This page provides a detailed view of the filesystems listed in /etc/fstab and from this page you can edit mount points, create new mount points, umount and mount partitions, and add execute and suid restrictions to specific mount points for security. This module configures the /etc/fstab file.
To edit one of the listed filesystems, simply click on it. From there, you'll be able to mount and unmount the filesystem, as well adjust several filesystem options. The available options may vary depending on the operating system and the media.
In the upper table on the Edit Mount page, Webmin offers access to several general options that are applicable for all filesystems.
Mounted As is the mount point on which the filesystem will be located in your system's directory hierarchy. A mount point is a directory, made like any other directory using the mkdir command. When mounting a filesystem, the OS checks this value to decide where the contents of the filesystem should be located in the hierarchy. Some mount points, such as /usr and /, have a specific meaning for the OS and must not be changed. While several other mount points are so named because of long standing Unix tradition, such as /home and /usr/local. Nonetheless, most mount points can be named in any way that suits your environment, just be careful when diverging from the historically accepted names.
Save mount? Provides options for whether to save the current mount point. Generally, when creating a new mount point, or modifying and old one, you will want to save and mount at boot. However, if the media is a removable media, like floppy disk or CD ROM, you will likely choose just to save the mount. Finally, if you are only creating a temporary filesystem, such as for mounting an ISO image as a filesystem, you'll have no need to save the mount point.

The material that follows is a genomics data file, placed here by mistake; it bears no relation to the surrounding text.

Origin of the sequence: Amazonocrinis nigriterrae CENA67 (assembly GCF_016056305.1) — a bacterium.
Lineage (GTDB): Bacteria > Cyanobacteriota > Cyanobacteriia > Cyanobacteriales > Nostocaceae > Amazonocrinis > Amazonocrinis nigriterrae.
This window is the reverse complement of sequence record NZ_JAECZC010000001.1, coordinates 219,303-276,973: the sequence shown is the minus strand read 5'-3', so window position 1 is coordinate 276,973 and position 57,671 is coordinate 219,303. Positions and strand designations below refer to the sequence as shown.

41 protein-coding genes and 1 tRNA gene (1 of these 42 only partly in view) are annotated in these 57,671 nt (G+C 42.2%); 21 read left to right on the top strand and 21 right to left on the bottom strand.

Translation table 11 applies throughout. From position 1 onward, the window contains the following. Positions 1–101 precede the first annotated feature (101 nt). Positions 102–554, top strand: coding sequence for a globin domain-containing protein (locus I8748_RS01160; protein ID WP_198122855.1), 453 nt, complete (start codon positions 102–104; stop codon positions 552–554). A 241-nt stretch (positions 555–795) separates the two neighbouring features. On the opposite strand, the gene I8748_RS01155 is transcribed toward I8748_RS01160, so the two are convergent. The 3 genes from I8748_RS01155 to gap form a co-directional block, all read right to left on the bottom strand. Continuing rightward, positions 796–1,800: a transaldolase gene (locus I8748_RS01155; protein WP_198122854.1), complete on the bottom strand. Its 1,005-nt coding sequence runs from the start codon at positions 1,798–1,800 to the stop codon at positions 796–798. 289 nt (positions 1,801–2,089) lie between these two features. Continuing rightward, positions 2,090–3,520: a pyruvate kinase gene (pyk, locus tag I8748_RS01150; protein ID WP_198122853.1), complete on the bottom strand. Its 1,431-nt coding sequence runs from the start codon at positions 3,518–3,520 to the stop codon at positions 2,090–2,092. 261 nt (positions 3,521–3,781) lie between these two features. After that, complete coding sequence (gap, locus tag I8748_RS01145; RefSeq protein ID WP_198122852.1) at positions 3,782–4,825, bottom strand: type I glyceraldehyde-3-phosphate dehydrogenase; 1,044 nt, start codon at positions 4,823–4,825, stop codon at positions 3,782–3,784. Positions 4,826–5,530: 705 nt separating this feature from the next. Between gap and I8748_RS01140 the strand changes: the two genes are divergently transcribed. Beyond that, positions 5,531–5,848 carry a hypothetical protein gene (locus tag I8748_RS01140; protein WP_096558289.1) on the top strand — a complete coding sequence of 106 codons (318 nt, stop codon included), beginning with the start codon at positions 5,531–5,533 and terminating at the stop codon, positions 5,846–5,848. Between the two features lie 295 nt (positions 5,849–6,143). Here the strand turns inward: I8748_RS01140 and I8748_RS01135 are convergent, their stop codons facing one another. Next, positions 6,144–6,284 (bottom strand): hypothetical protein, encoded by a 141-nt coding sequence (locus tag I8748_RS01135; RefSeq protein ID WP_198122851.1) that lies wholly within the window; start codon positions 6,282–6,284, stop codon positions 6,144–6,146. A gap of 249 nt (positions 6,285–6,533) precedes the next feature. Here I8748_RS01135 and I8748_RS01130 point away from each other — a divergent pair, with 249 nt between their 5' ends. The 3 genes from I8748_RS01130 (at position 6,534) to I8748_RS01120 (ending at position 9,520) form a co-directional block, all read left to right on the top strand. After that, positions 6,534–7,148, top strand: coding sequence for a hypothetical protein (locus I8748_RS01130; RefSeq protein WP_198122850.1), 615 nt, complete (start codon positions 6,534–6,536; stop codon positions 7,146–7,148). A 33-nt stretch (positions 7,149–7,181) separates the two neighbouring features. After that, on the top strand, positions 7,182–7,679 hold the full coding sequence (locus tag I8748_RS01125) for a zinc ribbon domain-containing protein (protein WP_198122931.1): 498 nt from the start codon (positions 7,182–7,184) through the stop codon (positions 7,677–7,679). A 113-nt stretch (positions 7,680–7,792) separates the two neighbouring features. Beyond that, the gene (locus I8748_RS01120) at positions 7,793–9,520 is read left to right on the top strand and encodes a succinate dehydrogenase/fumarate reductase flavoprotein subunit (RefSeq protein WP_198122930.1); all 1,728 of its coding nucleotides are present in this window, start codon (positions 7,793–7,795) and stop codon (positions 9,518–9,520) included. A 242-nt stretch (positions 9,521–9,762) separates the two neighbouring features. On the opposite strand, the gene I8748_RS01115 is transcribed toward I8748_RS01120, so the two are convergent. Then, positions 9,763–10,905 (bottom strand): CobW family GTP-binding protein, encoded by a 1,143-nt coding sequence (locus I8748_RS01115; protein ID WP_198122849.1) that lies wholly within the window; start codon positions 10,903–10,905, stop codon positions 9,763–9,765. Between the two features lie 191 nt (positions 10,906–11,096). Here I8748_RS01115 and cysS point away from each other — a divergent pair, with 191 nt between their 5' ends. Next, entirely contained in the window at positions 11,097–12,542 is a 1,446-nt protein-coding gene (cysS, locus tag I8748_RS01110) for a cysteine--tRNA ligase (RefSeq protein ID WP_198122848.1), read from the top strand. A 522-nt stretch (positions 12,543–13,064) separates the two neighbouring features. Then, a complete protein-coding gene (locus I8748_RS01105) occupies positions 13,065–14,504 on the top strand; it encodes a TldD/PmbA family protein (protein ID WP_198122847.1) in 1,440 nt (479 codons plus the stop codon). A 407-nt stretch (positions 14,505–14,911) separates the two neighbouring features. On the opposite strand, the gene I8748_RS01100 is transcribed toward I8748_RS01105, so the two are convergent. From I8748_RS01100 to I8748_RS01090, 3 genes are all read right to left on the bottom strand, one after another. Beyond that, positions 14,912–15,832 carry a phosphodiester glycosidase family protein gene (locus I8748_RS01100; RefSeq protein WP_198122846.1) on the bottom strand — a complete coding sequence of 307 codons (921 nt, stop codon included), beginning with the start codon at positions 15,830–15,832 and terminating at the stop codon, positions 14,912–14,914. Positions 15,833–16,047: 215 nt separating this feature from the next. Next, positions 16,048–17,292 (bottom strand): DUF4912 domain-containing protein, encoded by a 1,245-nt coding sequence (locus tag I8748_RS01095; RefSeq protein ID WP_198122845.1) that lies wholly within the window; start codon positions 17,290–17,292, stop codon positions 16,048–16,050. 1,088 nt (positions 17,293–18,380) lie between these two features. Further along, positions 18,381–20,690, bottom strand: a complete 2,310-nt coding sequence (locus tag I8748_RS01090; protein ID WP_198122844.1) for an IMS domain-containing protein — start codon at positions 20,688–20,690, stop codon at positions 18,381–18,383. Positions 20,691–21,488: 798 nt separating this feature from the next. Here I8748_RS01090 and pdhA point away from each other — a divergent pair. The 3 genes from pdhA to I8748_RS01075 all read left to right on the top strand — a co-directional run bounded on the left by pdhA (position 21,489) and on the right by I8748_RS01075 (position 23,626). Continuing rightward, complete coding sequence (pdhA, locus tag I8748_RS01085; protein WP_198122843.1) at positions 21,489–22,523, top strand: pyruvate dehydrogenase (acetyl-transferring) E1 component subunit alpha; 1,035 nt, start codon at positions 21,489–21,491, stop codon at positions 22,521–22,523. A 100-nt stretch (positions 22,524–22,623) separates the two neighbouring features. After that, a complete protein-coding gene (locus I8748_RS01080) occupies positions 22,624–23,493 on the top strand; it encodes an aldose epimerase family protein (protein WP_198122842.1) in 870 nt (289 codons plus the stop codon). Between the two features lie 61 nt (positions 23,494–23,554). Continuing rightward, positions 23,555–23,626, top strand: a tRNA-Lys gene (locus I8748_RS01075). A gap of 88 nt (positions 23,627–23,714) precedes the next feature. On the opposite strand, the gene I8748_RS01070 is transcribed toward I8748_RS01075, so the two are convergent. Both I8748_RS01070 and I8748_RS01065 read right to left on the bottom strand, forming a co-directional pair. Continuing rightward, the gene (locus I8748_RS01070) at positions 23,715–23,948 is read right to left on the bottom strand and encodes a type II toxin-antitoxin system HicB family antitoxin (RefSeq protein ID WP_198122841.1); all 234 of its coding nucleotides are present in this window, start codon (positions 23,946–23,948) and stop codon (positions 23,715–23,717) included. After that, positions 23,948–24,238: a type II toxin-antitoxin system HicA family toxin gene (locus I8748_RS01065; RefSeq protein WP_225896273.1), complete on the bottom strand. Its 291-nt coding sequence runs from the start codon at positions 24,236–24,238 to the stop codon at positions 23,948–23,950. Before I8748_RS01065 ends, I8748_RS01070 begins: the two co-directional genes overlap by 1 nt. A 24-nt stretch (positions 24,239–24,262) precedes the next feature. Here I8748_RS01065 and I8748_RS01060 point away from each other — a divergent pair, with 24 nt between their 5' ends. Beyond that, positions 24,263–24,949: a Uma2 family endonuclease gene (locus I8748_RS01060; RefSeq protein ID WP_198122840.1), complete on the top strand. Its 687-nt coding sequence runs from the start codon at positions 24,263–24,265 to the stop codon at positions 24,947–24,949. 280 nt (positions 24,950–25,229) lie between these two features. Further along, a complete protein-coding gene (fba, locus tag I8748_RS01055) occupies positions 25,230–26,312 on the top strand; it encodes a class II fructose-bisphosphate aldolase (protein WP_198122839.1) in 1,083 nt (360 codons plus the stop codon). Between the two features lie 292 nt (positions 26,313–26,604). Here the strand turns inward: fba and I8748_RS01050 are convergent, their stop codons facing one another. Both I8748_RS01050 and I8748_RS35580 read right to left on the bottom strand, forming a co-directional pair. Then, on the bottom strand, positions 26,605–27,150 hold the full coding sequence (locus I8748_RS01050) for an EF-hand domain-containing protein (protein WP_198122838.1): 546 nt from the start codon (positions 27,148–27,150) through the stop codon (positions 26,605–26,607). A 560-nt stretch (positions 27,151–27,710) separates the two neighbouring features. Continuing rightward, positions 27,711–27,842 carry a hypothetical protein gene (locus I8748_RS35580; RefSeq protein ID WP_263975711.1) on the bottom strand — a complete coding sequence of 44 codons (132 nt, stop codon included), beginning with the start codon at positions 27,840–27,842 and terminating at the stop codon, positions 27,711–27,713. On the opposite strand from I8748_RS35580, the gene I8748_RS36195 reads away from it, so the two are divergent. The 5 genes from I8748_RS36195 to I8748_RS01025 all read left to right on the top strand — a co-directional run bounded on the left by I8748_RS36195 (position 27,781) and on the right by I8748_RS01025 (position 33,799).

Mount now? Allows you to choose whether to mount or unmount the filesystem now.
Check filesystem at boot? Selects whether the filesystem will be checked using fsck on system boot, and if so, what priority the check should receive. Note that some filesystem types, such as journalled filesystems like ReiserFS and XFS, do not usually need to be checked. Also, read only filsystems, such as those of CD ROMs, should not be checked.
Linux Native Filesystem allows you to choose the device that will be associated with the mount point. Some modern Linux distributions use labeled devices for this, while others simply identify the device directly. The dropdown menu provides access to all of the known disk devices. You may also enter a device or ISO filename directly in the text entry field by clicking the Other devices radio button.
The lower table on this page displays the available mount options and indicates which are enabled.
Read-only? sets the read only flag for the filesystem. If Yes the filesystem will not allow writing, even by the root user. CD ROM drives and some other media will always have this flag enabled, regardless of the setting in fstab.
Buffer writes to filesystem? allows you to disable write buffering for this device.